Often times, when I’m attempting to understand the public’s neo-fascination with vampire lore, my mind wanders. And I’m forced to think about other forms of blood-sharing amongst humans; types that haven’t caught on and/or made an impact on pop culture in quite some time.
Like that of the black sleep of the Kali-Ma.
For those in the “What the hell is that supposed to mean” category, let me explain. You see, in the dark days before The Lost Boys, True Blood, Twilight and whatever that show on the WB is, vampires inhabited a not-too-crowded space in the pop culture lexicon between Count Chocula, Grandpa Munster, Tom Cruise and a post-hardcore band from Philadelphia named Ink and Dagger (who, for all intents and purposes here, were awesome, despite my present sarcasm.)
Vampires’ reputation to scare was spotty, or perhaps more appropriately, their blood-soaked cup of terror had runneth dry. Replaced, long before, by marshmallows in cereal, prime time black and white bad jokes, and, once again, Tom Cruise.
Fortunately, the long lost art of blood drinking continued to exist during those dark, comedic days of the vampire. Long before Bill Compton emerged from his Civil War-era sleep to wage war on long lost gods in Louisiana, Indiana Jones was entertaining an entirely different type of blood drinker: The Thuggee.
The Thuggee cult was a secret religious society centered in India and depicted in Indiana Jones And The Temple of Doom. Joining the Thuggee was a pretty simple task: the cult just forced you to drink The Blood of Kali, and the resulting “Black Sleep” allowed one to serve the God of Kali with the fervor of a giddy school boy. Unfortunately, the Black Sleep of the Kali-Ma was quickly eradicated by the burn of Short Round‘s torch, but while under the hallucinogenic trance, one did whatever they could to efficiently serve the God of Kali and the Thuggee cult, even if that meant sacrificing one’s self. To support their cause, the Thuggee simply kidnapped children to dig for diamonds. And to fuel the cult on a magical level, they kept a trinity of stones, which in better times, had served as good omens for nearby villagers.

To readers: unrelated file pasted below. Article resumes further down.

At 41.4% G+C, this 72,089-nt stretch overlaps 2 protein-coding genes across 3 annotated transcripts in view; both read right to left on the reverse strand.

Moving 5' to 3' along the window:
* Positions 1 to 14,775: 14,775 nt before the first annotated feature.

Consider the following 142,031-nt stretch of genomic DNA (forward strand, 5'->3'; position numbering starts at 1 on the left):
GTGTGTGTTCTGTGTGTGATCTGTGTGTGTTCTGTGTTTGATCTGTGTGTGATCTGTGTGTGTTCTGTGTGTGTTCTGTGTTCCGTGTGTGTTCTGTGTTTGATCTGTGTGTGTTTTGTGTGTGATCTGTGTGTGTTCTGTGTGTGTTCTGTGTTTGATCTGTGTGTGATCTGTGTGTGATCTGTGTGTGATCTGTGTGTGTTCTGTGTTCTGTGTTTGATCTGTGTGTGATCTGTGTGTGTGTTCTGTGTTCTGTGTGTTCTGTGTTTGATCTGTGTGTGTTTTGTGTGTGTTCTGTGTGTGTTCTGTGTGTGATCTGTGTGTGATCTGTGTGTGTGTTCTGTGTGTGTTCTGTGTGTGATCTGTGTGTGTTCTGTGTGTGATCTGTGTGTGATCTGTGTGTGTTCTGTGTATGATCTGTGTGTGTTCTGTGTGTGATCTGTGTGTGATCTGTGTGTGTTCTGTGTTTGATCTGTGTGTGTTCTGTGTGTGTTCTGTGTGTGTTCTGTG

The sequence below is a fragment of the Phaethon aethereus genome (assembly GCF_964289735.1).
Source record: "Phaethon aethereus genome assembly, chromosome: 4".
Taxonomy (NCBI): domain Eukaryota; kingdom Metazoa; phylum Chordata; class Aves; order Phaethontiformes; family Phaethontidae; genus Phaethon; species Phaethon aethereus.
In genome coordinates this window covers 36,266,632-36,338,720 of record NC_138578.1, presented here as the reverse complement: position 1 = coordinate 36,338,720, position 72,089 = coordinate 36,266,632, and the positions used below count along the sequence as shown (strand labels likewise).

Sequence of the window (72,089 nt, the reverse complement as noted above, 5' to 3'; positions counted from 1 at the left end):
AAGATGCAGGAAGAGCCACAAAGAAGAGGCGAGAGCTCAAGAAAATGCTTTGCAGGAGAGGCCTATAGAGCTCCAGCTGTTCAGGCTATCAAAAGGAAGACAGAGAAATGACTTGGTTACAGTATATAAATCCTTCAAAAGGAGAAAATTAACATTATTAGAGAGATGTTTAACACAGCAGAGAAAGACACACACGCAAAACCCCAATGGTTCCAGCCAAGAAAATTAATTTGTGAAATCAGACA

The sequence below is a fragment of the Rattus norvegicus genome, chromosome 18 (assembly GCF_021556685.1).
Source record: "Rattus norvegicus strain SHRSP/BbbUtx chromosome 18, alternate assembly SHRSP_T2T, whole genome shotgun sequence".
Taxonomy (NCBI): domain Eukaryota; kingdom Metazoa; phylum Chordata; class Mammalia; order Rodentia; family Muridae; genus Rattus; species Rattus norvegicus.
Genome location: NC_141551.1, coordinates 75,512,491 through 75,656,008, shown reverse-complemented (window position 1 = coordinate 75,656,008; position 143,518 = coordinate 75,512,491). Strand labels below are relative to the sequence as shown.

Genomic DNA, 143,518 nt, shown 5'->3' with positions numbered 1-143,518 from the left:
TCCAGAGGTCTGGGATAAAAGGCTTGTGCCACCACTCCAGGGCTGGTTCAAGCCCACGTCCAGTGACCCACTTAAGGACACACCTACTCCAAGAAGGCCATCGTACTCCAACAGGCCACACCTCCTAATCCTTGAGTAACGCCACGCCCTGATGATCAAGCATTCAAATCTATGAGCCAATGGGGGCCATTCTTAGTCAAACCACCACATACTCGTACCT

The whole premise, culled from real ideas but twisted in Hollywood proportions to allow for drama, was terrifying, and the nine-year-old kid that was once myself spent more than a good few months scared straight over the ramifications of cult-tinged cardiectomies purported by blood drinkers in 1920s era India.
Thankfully, that terror passed after realizing (in church) that symbolic blood drinking was an act that religions throughout the world weren’t scared of embracing. And so I drank, and laughed at Mola Ram’s bad acting, and unknowingly waited for Indiana Jones to make another movie that depicted his son swinging with monkeys through trees.
But let’s get back to vampires. Personally, I think the time frame from around the 1950s to right around 1987 painfully transformed vampires from a legendary monster of mythic proportions into something more akin to Alf. The Lost Boys attempted in vain to bring back the darkness, but Tom Cruise did a pretty good job at killing that bitter return by 1994, as it had been for over a decade, until about two years ago.
Now, I can’t look left or listen right without encountering vampires. And not only that, they’re not jokes anymore. They kill, and live dangerously, and probably tear the tags off mattresses with their teeth before they even buy them. Or more appropriately, vampires have once again become terrifying.
So this is my question: At the most basic form, what is required to transform a blood drinker from comedic relief into the commander of a camp, psycho-sexual drama of good versus evil set in rural Louisiana? And secondly, should I pitch a new breakfast cereal to General Mills that transforms the Thuggee into cute, lovable, sugar-filled flavors?
We could call them Thuggee-Puffs.
Or did I push this just one bad joke too far?